Date of Graduation


Document Type


Degree Name

Doctor of Philosophy in Food Science (PhD)

Degree Level



Food Science


Kristen E. Gibson

Committee Member

Ryan W. Dickson

Second Committee Member

Jung Ae Lee-Bartlett

Third Committee Member

Luke R. Howard

Fourth Committee Member

Steven C. Ricke


Leafy greens, Lettuces, Microgreens, Norovirus, Pre-harvest, Tulane virus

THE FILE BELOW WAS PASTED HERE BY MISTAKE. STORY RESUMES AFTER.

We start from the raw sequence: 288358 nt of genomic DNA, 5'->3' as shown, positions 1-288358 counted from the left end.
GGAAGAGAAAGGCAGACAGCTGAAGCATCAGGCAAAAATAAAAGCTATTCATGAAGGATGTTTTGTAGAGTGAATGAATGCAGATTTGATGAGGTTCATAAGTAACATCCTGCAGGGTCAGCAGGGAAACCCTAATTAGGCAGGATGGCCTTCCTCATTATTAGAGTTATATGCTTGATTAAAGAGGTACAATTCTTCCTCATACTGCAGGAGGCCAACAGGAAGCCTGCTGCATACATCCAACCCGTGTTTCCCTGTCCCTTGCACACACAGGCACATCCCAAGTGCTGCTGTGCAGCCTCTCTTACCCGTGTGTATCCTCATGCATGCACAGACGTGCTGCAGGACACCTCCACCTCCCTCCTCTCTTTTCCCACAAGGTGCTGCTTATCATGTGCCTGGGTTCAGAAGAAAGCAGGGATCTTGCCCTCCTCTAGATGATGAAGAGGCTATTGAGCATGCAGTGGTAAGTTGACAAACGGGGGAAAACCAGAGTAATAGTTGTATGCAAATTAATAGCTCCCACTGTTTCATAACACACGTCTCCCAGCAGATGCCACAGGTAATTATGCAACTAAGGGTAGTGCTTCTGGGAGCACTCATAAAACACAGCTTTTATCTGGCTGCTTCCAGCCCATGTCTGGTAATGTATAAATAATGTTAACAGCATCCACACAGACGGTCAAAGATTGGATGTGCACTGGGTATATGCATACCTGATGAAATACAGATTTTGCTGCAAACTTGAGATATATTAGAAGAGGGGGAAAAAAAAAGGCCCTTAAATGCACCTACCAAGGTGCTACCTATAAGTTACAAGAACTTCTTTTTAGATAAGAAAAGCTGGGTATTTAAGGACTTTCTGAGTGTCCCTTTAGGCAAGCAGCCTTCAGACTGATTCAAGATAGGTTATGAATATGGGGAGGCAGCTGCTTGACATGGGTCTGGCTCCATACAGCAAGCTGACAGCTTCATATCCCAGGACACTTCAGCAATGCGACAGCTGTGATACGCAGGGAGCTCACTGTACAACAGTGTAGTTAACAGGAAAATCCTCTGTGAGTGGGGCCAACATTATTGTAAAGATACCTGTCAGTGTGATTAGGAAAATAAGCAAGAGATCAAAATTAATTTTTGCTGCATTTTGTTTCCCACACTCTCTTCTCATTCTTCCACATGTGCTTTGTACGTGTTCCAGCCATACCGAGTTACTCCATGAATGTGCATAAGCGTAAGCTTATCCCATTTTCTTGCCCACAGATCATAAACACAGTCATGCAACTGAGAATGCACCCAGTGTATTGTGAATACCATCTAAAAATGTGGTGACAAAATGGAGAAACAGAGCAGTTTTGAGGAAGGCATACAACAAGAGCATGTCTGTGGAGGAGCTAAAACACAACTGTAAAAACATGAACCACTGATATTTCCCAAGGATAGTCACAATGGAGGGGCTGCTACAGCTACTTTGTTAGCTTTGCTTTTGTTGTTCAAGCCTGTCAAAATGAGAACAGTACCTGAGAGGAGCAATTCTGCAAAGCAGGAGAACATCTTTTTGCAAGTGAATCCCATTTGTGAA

Since mostly consumed raw, foodborne pathogen contamination of leafy greens has led to a large number of foodborne disease outbreaks and illnesses each year in the United States. Human noroviruses (hNoV) are the most common viral pathogen transmitted by leafy greens. In this dissertation, the persistence of the hNoV surrogate Tulane virus (TV) on pre-harvest lettuce and microgreens was investigated. Lettuces are the most studied leafy green model, while previous hNoV research has mainly focused on the post-harvest stage of production. Here, pre-harvest hydroponically grown lettuce were used to determine TV persistence on leafy greens. After inoculation on leaves at 40 days age, TV reached over 4 log PFU/leaf reductions over the subsequent 4 days of observation. On day 45, TV was still detected on leaves, indicating that the pre-harvest viral contamination may last to post-harvest stages including consumption. Meanwhile, microgreens are a group of novel salad greens whose color, texture, flavor and nutritional values have attracted more consumers in recent years. Currently, the understanding of viral risks in microgreen cultivation systems is limited. This dissertation used sunflower (SF) and pea shoots (PS) as model microgreens to study the virus transmission from two types of soil-free cultivation matrix (SFCM)—biostrate and peat. Without the presence of plants, TV survived over 10 days in SFCM with only 2.08 and 1.76 log PFU/tray reduction in biostrate and peat, respectively. However, when TV were inoculated in SFCM on day 0 before sowing seeds, no virus was detected in harvested microgreen edible tissues on day 10, regardless of the plant variety and SFCM type. Notably, there were significantly lower virus concentrations in the planted SFCM compared to the unplanted control areas. Later, the virus transfer from SFCM to microgreen was further investigated when inoculated with TV at day 7 of plant age. On day 10, there were minor reductions in virus concentrations in SFCM, but in microgreen edible tissue, TV was still not detected. In addition, another study was carried out to characterize virus persistence on microgreen leaves surfaces. A significantly higher virus persistence was observed on PS than SF. From plant age of 7 to 10 days TV reduced on average over 4.5 log PFU/plant (n=2) on SF, while the reduction was only 2.52 on average (n=2) for PS, indicating a plant variety-dependent virus persistence on microgreens. The findings in this dissertation provides insights on virus transmission during pre-harvest production stage of two types of leafy greens—head lettuce and microgreens. This information will help to develop more effective virus prevention and control strategies within leafy green production systems.